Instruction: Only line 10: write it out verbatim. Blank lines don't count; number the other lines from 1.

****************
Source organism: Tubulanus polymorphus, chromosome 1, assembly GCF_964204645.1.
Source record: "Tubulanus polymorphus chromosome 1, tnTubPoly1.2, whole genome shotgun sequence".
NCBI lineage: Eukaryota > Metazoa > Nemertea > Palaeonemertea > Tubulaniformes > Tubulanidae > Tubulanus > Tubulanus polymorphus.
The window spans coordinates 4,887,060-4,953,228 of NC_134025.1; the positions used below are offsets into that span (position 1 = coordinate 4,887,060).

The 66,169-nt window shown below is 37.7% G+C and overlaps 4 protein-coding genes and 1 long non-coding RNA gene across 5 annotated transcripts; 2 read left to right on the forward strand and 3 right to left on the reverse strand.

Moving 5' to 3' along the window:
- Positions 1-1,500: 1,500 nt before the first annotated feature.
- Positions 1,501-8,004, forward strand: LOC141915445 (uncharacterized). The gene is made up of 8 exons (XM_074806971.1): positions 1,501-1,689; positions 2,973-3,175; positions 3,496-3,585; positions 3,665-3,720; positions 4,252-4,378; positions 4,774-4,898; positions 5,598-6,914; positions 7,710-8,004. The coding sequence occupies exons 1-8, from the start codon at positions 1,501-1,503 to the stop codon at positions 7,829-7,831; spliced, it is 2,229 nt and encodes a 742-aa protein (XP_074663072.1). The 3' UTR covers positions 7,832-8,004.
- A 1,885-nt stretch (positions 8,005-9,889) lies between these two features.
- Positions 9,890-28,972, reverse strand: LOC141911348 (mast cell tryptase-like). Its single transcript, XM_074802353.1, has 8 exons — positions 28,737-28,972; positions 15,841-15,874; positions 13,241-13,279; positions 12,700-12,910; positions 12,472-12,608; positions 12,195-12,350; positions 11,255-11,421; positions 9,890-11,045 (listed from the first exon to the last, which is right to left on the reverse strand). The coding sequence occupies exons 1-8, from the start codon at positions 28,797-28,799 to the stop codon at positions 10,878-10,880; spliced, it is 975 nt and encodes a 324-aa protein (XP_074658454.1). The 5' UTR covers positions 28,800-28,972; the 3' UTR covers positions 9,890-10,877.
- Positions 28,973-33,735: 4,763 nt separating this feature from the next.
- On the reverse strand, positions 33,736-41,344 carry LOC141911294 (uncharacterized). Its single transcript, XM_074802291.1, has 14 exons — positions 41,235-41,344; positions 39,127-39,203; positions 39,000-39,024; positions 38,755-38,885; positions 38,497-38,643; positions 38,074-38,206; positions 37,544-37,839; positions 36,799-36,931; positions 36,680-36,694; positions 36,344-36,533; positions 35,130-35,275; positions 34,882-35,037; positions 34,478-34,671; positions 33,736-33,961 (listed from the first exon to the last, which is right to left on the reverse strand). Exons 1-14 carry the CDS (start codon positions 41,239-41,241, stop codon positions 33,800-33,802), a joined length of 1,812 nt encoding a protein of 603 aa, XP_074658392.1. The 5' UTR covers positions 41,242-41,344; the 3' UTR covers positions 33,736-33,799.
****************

- Positions 9,890-28,972, reverse strand: LOC141911348 (mast cell tryptase-like). Its single transcript, XM_074802353.1, has 8 exons — positions 28,737-28,972; positions 15,841-15,874; positions 13,241-13,279; positions 12,700-12,910; positions 12,472-12,608; positions 12,195-12,350; positions 11,255-11,421; positions 9,890-11,045 (listed from the first exon to the last, which is right to left on the reverse strand). The coding sequence occupies exons 1-8, from the start codon at positions 28,797-28,799 to the stop codon at positions 10,878-10,880; spliced, it is 975 nt and encodes a 324-aa protein (XP_074658454.1). The 5' UTR covers positions 28,800-28,972; the 3' UTR covers positions 9,890-10,877.